Statpack Demo version of a statistics and data manipulation program. XLispStat A statistical program based on David Betz' XLisp. This disk contains the sources. The executables, manual, and lisp files can be found on disk 385.

DISK 387

BlitterSand An interesting cellular automata program that gets its roots from a "sandpile". ExtFuncProc External Function Process. Allows execution of any library function from simple tasks even if these functions require a process environment. For experienced programmers only because there isn't any documentation written yet but only an example. GMC A console handler with command line editing and function key support. H2I Translates C include files into assembler include files. MandAnim A Mandelbrot Animation program that allows you to easily generate a series of lo-res/16- color pictures. MandelBlitz Very fast Mandelbrot plotter with lots of handy functions such as color cycling, zoom, special palette control, file requesters and more. Menu A fast access menu system configurable via a script file that allows the user run selected program. NTSC-PAL Two programs that give A500/A2000 owners with the new ECS 1Mb Agnus installed the ability to boot into either a NTSC or PAL environment. Wreq Replace "pop-up" requestors with line-oriented requesters (similar to those found in an MS-DOS environment) that can be easily handled from the keyboard.

DISK 388

Calc A shell style, command-line calculator. Calc does not have a fancy keypad display as many other calculator programs do. Instead, it is capable of taking its input from a file, the keyboard, or a command line and outputting its results to a file or the screen. DClock A "Dumb Clock" utility that displays the date and time in the Workbench screen title bar. DIEd A full-screen ANSI editor including an animation utility. Free Display how much free space (bytes or blocks) you have on any or all of your mounted disk volumes. Runs from CLI only. KeyMapEd Allows you to change the KeyMaps used with SetMap. SnoopDos A utility for monitoring AmigaDOS calls. In particular, it allows you to see what libraries, devices, fonts, environment variables or startup files a program is looking for.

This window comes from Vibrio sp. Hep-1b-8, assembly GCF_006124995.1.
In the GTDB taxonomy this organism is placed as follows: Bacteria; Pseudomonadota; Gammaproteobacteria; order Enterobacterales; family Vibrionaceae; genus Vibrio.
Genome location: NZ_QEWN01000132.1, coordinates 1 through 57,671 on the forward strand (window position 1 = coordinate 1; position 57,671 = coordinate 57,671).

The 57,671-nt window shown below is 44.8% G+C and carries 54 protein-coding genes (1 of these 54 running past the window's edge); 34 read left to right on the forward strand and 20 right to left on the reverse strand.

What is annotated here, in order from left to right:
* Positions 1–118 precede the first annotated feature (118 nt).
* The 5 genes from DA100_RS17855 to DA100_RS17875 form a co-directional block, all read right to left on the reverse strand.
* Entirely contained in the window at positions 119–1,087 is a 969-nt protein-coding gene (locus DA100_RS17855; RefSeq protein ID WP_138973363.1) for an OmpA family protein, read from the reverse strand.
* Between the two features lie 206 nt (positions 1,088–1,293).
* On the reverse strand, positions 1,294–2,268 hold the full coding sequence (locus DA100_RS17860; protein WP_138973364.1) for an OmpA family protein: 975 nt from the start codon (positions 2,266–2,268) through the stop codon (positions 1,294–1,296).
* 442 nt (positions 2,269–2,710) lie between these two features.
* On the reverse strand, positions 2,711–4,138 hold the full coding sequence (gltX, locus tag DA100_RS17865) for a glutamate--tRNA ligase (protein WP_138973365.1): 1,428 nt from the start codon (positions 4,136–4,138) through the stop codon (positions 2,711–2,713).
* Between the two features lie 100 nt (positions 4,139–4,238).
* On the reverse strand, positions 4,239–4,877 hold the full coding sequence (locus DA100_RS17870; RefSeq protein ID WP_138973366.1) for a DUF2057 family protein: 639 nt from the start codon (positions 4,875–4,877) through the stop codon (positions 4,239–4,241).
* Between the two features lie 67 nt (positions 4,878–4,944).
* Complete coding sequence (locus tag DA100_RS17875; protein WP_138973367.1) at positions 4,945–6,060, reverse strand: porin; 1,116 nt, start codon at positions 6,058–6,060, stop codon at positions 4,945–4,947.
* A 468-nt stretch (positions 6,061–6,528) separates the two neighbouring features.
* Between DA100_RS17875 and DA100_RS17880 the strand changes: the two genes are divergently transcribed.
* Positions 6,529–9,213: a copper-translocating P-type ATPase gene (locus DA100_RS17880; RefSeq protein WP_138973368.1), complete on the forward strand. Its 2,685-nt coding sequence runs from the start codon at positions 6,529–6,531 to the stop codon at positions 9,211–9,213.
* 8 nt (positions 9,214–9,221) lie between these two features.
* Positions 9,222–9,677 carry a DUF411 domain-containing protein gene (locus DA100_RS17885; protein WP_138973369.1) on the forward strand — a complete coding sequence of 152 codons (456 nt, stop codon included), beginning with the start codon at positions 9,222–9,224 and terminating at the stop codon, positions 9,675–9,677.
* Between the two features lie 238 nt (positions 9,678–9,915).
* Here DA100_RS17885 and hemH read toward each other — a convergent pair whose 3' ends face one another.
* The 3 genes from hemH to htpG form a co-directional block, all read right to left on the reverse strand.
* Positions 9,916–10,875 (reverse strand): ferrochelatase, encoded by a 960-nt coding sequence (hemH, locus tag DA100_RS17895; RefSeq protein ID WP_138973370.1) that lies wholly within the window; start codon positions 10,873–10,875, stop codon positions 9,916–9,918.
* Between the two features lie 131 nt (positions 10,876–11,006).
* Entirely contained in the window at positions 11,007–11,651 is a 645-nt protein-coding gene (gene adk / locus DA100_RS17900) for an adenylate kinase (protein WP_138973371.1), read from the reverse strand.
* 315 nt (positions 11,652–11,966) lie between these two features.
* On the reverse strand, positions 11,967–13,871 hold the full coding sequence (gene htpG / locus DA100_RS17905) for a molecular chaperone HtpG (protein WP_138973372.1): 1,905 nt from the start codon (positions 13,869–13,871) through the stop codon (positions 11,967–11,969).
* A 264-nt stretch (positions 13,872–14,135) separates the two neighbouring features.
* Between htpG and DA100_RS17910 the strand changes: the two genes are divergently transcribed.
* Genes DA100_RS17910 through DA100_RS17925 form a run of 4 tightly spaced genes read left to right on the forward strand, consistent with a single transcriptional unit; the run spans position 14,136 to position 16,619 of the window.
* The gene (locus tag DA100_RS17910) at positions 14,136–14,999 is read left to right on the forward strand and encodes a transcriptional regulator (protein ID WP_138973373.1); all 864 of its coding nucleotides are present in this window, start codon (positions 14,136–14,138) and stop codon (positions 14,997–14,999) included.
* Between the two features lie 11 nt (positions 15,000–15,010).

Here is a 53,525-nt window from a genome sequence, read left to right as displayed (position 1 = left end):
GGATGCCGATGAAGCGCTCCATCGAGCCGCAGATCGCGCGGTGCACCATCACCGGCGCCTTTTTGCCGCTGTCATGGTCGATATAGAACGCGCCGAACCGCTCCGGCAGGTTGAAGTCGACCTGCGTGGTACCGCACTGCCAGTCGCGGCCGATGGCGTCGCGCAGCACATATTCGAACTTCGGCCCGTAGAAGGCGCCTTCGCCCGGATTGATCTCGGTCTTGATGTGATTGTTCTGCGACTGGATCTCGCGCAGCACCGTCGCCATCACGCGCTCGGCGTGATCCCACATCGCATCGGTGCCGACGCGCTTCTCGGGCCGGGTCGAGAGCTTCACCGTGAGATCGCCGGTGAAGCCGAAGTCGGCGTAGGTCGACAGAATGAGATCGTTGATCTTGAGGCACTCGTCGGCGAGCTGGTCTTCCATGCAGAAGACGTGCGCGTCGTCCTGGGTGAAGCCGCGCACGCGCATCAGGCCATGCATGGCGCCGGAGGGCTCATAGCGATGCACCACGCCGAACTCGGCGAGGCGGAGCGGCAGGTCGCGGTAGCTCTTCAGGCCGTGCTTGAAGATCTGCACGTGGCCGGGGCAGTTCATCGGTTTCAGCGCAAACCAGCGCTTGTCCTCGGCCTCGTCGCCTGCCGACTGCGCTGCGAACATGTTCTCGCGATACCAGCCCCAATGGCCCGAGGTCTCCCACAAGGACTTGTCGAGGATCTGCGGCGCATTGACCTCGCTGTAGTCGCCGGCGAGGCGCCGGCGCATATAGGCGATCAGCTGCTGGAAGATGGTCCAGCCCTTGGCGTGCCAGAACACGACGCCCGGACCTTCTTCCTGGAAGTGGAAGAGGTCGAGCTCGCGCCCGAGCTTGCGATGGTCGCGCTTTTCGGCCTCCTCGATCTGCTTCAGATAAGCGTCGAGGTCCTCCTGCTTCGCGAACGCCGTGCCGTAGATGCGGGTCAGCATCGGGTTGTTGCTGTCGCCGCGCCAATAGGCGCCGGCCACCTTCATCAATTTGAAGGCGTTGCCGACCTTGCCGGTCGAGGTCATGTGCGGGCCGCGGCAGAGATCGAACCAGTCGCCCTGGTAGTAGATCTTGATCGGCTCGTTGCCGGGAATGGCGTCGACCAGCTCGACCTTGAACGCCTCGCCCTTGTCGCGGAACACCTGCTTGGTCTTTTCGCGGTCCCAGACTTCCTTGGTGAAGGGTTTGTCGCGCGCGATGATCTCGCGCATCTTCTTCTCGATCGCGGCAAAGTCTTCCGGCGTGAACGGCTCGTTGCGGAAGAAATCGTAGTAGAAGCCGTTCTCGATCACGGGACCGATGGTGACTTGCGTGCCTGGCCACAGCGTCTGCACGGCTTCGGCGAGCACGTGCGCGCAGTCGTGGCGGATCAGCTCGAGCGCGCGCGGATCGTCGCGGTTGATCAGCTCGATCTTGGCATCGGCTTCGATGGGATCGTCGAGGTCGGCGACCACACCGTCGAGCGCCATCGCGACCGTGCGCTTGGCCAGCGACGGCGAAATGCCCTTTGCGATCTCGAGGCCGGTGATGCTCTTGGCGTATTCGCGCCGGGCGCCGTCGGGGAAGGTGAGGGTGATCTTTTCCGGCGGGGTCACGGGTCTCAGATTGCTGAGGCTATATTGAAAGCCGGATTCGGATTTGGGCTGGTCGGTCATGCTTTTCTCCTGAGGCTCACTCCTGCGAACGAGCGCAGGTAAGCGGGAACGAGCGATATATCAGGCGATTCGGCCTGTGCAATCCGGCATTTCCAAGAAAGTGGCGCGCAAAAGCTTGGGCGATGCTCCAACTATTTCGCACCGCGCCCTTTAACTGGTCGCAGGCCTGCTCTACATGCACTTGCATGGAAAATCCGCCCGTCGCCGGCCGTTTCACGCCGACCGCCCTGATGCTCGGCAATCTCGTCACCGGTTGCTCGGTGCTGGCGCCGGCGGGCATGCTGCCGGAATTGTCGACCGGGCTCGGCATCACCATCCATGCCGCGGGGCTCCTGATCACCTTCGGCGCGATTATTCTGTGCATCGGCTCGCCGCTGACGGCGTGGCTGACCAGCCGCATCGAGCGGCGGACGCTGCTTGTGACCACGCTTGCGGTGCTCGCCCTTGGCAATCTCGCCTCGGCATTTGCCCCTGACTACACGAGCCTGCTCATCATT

DISK 389

Kick Another screen hack, specifically for A500/A2000 owners. Plot A 3-D function plotting program. PolySys An extended version of the 0L-system (string rewriting) described in The Science of Fractal Images. Retab Useful command-line "tab-to-space" and "space-to-tab" expansion utility. ZPlot Graphs formulas based on 4-D complex number planes.

DISK 390

Flip Allows you to quickly and easily switch between various screens. Can close screens, pull them up, and activate windows. Has the unique feature of sorting screens in a way that all title bars are visible at one time. ReadmeMaster A nifty little database for finding those programs that you know exist somewhere (???) in the AmigaLibDisk library. Currently supports disks 1-360 SetClock A utility to set or read the hardware clock on a Spirit Technology memory expansion board. SM Small utility to center the display.

NewTek's Video Toaster

A First Hand Look

Article by Thomas Krehbiel
Graphics by Dan Sternklar

I have had the privilege of being able to actually work with the much-fabled Video Toaster for a few days, so I decided that I would try to write down all of my thoughts and impressions of the thing. I must warn you that I am not particularly knowledgeable about video in general, so this may not be as technical as you would like it to be. Also note, all of the times given are for an unaccelerated Amiga 2000.


According to the Toaster manual, the Video Toaster requires an Amiga 2000 with at least 5 Megs of RAM (more is preferable) and 1 Meg of Chip RAM (a fat angus). A hard drive is required with probably a significant amount of storage (it takes 700K to store one frame buffer frame, and just installing the software requires 7 Meg). At least two video monitors are required also (your Amiga 1084 plus another composite-input monitor is fine). Optional equipment include one or more video sources. You have to be careful when choosing your sources, though. One camera will work fine, but if you want to use more than one camera, they must be "genlockable" cameras, meaning (I think) that they should be able to be synchronized together. Also, if you are planning to use a VCR as a source, then it MUST be a time-base corrected VCR, since the Toaster requires a stable video source at all times. So be warned that the Toaster is NOT the last thing you will ever need to work in video. Amiga accelerator cards are also optional, and will be taken advantage of if present. The programs that especially benefit from it are the Lightwave 3D renderer and Modeler 3D object modeler. *I* think that ToasterPaint would be helped a lot by a 68030 too, since it can be a little sluggish at times. The manual says the optimum accelerator configuration is a 68030/68882 running at 25MHz-50MHz with 4Megs RAM, although I think any configuration will work. Another optional piece of equipment is a single-frame VCR and controller. You will need this if you want to record animations created with the Lightwave 3D renderer.

The Hardware